) has suggested that, during meiotic S phase, cells may assemble a “prerecombination complex” that contains Spo11p, with the activity of this complex possibly being regulated by Rec8p through its role in maintaining centromeric cohesion. Loss of Spo13p, and subsequent reduction in Rec8p levels at centromeres, may cause a reduction in the assembly of this complex, which may result in loss of Spo11p on chromosomes and a reduction in the formation of stable interchromosomal interactions necessary for rereplication initiation.
Finally, we have uncovered a potential role for Cdc55p-dependent PP2A during premeiotic DNA replication. Cells lacking Cdc55p express IME1
but fail to complete meiotic replication (L. Rice and J. T. Nickels, unpublished data). How might Cdc55p regulate meiosis? CDC55
was originally discovered in a screen aimed at isolating recessive mutations causing cs
morphology defects; cdc55
cells have multiple elongated buds that are defective in cytokinesis (14
). The cs
phenotype can be suppressed by expressing a dominant allele of CDC28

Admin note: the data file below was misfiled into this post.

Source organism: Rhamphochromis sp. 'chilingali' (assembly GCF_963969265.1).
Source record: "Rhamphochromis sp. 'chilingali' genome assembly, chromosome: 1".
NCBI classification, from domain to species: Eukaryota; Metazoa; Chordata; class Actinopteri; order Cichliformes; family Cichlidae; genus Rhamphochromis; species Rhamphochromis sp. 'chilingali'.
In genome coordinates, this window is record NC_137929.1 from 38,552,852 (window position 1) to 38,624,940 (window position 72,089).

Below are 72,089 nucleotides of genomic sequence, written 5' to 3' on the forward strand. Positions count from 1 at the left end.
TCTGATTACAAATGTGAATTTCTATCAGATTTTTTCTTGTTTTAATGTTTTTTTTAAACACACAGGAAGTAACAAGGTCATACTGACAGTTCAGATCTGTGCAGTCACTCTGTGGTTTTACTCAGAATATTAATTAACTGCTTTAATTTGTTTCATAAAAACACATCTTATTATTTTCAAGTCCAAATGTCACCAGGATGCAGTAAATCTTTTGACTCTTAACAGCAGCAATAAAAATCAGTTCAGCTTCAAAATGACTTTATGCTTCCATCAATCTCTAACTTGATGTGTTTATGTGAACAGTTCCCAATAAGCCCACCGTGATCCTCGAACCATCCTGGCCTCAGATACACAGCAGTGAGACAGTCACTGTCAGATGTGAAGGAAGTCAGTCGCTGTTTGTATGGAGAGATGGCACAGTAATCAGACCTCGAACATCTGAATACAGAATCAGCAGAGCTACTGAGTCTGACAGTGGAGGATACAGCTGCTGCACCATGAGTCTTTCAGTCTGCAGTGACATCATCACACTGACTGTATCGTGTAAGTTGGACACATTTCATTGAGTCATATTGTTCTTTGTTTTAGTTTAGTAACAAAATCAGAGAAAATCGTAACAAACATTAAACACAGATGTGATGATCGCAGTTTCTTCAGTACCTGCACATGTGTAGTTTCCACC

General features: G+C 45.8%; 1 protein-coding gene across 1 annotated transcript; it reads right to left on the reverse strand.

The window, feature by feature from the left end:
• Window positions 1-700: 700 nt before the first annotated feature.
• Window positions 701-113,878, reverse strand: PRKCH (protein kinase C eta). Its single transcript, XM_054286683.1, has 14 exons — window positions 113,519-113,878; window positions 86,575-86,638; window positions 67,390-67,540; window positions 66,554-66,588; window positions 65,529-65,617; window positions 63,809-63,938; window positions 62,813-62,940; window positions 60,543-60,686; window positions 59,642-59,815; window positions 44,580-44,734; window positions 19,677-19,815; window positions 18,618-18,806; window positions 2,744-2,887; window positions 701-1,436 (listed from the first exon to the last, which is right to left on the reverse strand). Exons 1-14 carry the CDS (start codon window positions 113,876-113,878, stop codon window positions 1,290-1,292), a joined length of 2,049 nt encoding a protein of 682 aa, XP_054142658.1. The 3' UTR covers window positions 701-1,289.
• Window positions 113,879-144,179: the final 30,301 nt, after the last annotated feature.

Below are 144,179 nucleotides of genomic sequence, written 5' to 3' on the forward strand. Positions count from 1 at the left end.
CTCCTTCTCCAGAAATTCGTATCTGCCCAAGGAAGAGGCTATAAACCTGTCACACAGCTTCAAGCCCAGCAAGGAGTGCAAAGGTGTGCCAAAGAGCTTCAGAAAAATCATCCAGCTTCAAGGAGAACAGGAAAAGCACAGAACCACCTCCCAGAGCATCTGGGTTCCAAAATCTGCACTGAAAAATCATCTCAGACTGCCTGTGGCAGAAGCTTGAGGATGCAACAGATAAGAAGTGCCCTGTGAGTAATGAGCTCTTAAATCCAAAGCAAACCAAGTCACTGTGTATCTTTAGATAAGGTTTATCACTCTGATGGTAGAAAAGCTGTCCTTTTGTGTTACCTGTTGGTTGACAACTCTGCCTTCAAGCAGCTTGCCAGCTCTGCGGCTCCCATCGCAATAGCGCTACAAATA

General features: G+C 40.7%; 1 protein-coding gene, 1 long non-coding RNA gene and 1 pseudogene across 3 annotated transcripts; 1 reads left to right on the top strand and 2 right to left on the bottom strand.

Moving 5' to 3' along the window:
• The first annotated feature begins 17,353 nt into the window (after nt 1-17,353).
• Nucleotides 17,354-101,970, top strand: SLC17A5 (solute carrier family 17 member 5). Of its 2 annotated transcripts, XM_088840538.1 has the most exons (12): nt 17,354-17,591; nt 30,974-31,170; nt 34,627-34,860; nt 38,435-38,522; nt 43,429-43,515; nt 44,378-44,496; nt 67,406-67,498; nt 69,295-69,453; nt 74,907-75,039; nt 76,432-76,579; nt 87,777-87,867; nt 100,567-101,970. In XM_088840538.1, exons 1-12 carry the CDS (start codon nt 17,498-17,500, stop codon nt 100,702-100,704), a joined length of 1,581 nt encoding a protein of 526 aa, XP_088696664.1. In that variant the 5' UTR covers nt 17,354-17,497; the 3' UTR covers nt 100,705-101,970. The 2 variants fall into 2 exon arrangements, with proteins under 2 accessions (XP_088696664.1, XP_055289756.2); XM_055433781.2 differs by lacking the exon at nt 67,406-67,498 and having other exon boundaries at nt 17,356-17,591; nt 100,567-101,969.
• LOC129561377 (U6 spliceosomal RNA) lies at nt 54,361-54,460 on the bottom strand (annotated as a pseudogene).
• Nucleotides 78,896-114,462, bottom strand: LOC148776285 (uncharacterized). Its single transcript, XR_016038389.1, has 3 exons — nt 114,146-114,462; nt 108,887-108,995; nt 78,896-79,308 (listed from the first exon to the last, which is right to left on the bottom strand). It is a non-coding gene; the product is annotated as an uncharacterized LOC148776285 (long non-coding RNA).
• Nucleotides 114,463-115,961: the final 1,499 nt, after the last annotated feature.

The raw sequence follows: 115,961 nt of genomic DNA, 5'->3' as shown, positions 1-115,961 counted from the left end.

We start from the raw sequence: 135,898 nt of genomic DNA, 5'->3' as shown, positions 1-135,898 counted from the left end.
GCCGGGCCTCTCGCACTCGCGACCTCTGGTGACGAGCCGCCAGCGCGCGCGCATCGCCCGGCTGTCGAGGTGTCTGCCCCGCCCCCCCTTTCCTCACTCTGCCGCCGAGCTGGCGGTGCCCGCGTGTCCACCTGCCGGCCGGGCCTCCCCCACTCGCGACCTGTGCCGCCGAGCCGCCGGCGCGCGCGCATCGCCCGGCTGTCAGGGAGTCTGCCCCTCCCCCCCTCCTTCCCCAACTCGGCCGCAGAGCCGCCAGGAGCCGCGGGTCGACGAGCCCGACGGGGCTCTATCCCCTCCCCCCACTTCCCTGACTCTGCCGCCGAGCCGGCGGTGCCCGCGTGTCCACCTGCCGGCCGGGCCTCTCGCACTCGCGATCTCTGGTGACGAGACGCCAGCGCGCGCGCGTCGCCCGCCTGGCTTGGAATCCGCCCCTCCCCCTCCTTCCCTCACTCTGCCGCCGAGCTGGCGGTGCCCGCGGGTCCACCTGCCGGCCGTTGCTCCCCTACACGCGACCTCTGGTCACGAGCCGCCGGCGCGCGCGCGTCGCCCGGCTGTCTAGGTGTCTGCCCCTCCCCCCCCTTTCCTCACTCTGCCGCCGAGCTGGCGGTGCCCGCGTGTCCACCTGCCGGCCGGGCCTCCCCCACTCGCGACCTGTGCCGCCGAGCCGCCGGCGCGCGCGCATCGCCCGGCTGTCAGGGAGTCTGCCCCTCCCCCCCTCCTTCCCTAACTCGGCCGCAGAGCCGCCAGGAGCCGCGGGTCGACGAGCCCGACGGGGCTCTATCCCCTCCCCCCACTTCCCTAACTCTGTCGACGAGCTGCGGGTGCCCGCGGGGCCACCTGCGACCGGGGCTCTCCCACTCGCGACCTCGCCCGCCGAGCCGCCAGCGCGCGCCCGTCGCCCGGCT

, lacking the conserved inhibitory tyrosine phosphorylation site (Y19) (30
). Thus, Cdc55p may regulate the Cdc28p/Clb activity required for meiotic replication through regulating the degree of inhibitory phosphorylation at Y19. It may do so indirectly through regulating the phosphorylation state and/or stability of Swe1p, as this kinase accumulates in mitotically grown cdc55
cells treated with microtubule-destabilizing agents that cause a G2
/M arrest (54
Cdc55p may regulate Cdc45p, which is a component of the pre-RC that is required for replication initiation (19
). Xenopus laevis
eggs depleted of PP2A have less Cdc45 bound to chromatin (5
). Cdc55p may also regulate meiosis through its regulation of protein degradation. The loss of cdc55
can suppress the ts
phenotype of cdc20-1
). Cdc20p is an activator of the anaphase-promoting complex (APC/C), and it interacts with and activates a phosphorylated form of the APC (55
). Moreover, cdc55
is synthetic lethal with loss of a specific F-box protein, Grr1p, known to regulate the SCF ubiquitin-ligase complex (20
). These results argue that Cdc55p may function to regulate protein proteolysis through its regulation of SCF and/or APC/C complex activities. In any event, our data support the idea that Cdc55p-dependent PP2A activity is essential during meiosis, and we are currently examining how it regulates the meiotic process.